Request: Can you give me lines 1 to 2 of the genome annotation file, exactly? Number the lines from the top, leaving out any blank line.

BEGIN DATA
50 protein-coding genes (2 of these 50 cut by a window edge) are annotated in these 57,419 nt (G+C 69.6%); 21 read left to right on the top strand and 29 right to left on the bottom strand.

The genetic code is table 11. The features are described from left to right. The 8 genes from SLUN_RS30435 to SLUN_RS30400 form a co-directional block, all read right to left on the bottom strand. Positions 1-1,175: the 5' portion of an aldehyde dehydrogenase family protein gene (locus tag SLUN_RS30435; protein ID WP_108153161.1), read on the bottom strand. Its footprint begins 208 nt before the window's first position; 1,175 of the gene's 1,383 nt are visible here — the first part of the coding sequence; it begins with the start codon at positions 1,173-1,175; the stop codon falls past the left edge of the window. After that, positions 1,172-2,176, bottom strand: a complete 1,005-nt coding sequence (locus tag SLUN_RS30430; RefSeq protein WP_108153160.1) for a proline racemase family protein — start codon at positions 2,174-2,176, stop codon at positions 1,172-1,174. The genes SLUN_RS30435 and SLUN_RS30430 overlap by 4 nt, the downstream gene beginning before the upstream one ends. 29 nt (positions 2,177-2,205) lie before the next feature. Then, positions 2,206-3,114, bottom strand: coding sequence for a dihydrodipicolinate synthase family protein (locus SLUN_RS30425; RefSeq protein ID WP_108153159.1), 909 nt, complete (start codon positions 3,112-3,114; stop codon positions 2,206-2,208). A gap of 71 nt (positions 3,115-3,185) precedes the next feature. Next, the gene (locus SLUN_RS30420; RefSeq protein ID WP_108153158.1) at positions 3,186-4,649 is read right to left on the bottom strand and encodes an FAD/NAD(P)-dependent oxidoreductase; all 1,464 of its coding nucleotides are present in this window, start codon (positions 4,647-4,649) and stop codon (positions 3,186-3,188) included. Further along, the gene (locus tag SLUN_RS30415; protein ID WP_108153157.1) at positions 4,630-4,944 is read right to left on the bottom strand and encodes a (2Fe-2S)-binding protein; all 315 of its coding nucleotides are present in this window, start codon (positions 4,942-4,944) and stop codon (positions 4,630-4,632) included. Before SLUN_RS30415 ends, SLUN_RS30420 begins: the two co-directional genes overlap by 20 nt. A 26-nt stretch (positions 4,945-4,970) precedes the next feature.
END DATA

50 protein-coding genes (2 of these 50 cut by a window edge) are annotated in these 57,419 nt (G+C 69.6%); 21 read left to right on the top strand and 29 right to left on the bottom strand.

The genetic code is table 11. The features are described from left to right. The 8 genes from SLUN_RS30435 to SLUN_RS30400 form a co-directional block, all read right to left on the bottom strand. Positions 1-1,175: the 5' portion of an aldehyde dehydrogenase family protein gene (locus tag SLUN_RS30435; protein ID WP_108153161.1), read on the bottom strand. Its footprint begins 208 nt before the window's first position; 1,175 of the gene's 1,383 nt are visible here — the first part of the coding sequence; it begins with the start codon at positions 1,173-1,175; the stop codon falls past the left edge of the window. After that, positions 1,172-2,176, bottom strand: a complete 1,005-nt coding sequence (locus tag SLUN_RS30430; RefSeq protein WP_108153160.1) for a proline racemase family protein — start codon at positions 2,174-2,176, stop codon at positions 1,172-1,174. The genes SLUN_RS30435 and SLUN_RS30430 overlap by 4 nt, the downstream gene beginning before the upstream one ends. 29 nt (positions 2,177-2,205) lie before the next feature. Then, positions 2,206-3,114, bottom strand: coding sequence for a dihydrodipicolinate synthase family protein (locus SLUN_RS30425; RefSeq protein ID WP_108153159.1), 909 nt, complete (start codon positions 3,112-3,114; stop codon positions 2,206-2,208). A gap of 71 nt (positions 3,115-3,185) precedes the next feature. Next, the gene (locus SLUN_RS30420; RefSeq protein ID WP_108153158.1) at positions 3,186-4,649 is read right to left on the bottom strand and encodes an FAD/NAD(P)-dependent oxidoreductase; all 1,464 of its coding nucleotides are present in this window, start codon (positions 4,647-4,649) and stop codon (positions 3,186-3,188) included. Further along, the gene (locus tag SLUN_RS30415; protein ID WP_108153157.1) at positions 4,630-4,944 is read right to left on the bottom strand and encodes a (2Fe-2S)-binding protein; all 315 of its coding nucleotides are present in this window, start codon (positions 4,942-4,944) and stop codon (positions 4,630-4,632) included. Before SLUN_RS30415 ends, SLUN_RS30420 begins: the two co-directional genes overlap by 20 nt. A 26-nt stretch (positions 4,945-4,970) precedes the next feature.